Jewish Book Club discussion

204 views
Literary Chat & Other Book Stuff > WHAT ARE YOU READING? A place for remarks, recommendations or reviews

Comments Showing 1-50 of 474 (474 new)    post a comment »
« previous 1 3 4 5 6 7 8 9 10

message 1: by Jan (new)

Jan Rice | 1438 comments Mod
An open-ended thread for discussing and commenting on anything you're reading right now, even books not on the group bookshelf, even books without a Jewish author; any book you feel moved to talk about.

Omit obvious spoilers.

Don't open a new discussion thread; just keep it rolling. 😍


message 2: by Jan (new)

Jan Rice | 1438 comments Mod
I doubt many people have read Pete Dexter's Deadwood; it's an old book but very good one by the National Book Award winner. Probably a lot more people have seen the TV series Deadwood but it's not the same.

In the TV series or so I hear there is a Jewish character Solomon Star who at least at some point(s?) is the target of antisemitic slurs. The character in the book has the same name, which could sound Jewish, and he's described as loving business, which might "sound Jewish" -- although the main character, Charley, is described as being someone to whom money always gravitates, and Charley is not Jewish. Now, there is something else that happens that might indicate Jewishness, if the author knows anything (and maybe he does), and that is that after a bounty hunter brings a body part into Solomon's place of business, he goes sort of nuts scrubbing and cleaning afterwards. However, the author never indicates in the book that the character Solomon is Jewish. And, later, he indicates that a female character invites to a party "all the businessmen in town, except tavern owners, owners of theaters of ill repute, Jews, and coloreds." But, in the story, as a matter of fact, the lady does invite some of the blacklisted types to that party, or so it seemed. So, either Solomon Star's Jewishness is an open secret that never gets mentioned. Or -- and is this possible in 1876 in the American West? -- he's passing. Or maybe he's not a Jew at all, and I'm making a mountain out of a molehill.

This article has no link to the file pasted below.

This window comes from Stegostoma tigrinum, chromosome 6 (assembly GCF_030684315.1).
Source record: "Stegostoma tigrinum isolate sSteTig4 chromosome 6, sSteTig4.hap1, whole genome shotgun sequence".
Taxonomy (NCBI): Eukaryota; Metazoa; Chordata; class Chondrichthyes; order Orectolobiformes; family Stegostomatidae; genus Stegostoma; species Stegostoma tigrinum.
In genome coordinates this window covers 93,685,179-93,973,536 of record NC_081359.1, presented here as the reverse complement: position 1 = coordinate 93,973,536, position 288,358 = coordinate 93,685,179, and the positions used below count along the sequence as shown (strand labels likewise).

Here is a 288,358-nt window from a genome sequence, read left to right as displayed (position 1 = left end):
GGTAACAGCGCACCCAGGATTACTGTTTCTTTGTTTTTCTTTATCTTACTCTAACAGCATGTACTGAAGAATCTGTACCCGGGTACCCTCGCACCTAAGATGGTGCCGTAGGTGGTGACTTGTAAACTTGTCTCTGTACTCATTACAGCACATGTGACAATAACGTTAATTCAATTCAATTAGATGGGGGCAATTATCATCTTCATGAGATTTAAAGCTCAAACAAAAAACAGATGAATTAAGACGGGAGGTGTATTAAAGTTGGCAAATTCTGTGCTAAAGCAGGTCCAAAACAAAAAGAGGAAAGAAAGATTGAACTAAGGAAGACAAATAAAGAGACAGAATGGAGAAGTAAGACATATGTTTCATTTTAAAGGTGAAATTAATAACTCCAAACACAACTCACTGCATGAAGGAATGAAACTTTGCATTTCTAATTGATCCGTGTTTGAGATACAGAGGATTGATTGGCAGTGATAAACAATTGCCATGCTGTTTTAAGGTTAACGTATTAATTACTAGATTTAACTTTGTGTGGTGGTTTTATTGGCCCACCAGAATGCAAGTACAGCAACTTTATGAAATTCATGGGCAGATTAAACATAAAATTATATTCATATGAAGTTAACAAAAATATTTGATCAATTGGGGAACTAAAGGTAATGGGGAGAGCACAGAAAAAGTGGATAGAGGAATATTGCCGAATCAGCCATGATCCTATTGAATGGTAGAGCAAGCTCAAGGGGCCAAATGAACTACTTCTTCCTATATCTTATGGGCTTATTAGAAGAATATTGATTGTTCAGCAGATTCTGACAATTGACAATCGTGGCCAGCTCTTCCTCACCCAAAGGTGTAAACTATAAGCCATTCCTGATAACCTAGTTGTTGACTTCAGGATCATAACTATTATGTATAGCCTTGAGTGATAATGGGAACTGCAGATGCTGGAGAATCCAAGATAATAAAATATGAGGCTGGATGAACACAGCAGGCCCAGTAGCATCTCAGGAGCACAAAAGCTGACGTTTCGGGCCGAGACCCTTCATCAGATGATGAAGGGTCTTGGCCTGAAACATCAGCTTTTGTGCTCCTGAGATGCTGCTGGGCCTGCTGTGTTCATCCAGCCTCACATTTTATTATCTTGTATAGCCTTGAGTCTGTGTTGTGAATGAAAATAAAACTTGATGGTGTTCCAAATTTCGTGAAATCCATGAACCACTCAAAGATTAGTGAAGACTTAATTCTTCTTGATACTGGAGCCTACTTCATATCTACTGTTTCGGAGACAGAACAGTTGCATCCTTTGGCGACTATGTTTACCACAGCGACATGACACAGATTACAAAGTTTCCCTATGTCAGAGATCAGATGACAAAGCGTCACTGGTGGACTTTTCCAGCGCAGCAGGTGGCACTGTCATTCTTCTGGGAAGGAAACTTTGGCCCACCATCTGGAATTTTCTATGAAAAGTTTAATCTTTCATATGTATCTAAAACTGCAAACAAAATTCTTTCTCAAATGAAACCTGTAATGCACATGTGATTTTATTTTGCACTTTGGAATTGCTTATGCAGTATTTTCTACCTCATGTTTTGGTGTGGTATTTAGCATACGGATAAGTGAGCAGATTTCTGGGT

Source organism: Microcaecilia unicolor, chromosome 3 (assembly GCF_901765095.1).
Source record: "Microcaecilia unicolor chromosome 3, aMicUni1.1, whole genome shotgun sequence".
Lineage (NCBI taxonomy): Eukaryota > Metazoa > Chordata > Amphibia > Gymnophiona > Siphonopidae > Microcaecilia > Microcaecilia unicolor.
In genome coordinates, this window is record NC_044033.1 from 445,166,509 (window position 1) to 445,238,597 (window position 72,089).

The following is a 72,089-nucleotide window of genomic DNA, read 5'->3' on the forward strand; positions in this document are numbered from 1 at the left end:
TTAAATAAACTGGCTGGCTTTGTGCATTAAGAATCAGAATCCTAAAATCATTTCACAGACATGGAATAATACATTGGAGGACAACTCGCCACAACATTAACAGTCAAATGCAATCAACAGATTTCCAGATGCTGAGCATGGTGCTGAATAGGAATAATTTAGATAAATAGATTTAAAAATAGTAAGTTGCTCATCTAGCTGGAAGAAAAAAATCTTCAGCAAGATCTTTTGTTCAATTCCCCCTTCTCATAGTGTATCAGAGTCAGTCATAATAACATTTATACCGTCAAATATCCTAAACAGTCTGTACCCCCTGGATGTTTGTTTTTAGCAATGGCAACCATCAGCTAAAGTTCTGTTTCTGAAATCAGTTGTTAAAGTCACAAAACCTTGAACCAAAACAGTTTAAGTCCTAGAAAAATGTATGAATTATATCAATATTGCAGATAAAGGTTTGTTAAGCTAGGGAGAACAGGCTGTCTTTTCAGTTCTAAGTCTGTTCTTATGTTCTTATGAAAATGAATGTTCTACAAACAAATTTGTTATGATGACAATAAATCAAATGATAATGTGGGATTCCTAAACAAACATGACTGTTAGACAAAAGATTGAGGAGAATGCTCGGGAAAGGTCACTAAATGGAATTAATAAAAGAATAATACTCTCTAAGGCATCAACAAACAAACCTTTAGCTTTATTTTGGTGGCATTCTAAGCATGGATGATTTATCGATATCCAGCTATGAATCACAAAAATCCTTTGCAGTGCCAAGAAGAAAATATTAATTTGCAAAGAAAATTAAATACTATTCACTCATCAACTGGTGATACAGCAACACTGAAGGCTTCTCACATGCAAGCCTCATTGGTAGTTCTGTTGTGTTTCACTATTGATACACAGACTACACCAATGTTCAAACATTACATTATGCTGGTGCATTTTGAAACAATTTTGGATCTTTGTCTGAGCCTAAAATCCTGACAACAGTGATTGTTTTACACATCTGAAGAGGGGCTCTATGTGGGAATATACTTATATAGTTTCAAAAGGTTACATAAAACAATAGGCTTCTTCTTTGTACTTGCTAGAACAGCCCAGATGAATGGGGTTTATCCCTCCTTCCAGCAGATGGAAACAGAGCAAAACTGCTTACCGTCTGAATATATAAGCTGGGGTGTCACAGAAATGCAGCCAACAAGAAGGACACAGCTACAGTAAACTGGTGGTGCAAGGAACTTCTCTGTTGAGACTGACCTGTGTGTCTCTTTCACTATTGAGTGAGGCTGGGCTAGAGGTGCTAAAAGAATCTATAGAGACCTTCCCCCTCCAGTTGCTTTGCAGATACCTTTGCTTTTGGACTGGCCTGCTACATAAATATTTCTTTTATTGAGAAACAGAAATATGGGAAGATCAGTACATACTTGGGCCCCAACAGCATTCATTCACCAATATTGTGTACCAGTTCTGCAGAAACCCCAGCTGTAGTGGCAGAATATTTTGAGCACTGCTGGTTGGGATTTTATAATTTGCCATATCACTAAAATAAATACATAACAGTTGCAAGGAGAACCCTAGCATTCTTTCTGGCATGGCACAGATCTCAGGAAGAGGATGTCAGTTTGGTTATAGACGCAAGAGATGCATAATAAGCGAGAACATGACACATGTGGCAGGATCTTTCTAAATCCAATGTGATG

This is one of those bits of unfinished business that gets lodged in my head. Maybe I can exorcise it by talking about it here!

My review, if you're interested: https://www.goodreads.com/review/show...


message 3: by Aurora (new)

Aurora | 75 comments This year, some Jewish related books i read include THE SIZTERS OF THE WINTER WOOD BY RENA ROSSNER, and recently i finished THE THIRD DAUGHTER BY TALIA CARNER and AN UNORTHODOX MATCH BY NAOMI RAGEN. Apparently for month of October, my bday month, i will be planning on reading THE INVISIBLE BRIDGE by Julia Orringer. It does have an older woman/ younger male relationship right?


message 4: by Stacey B (last edited Sep 21, 2019 06:57PM) (new)

Stacey B | 894 comments Mod
Hi Aurora- How have you been?
Happy Birthday in advance.
Thank you for being part of a discussion in this group.
Which book did you enjoy more?
There are many love relationships in "The Invisible Bridge".
Are you looking for a specific relationship?
If I write more, it could become a spoiler :)


message 5: by Aurora (new)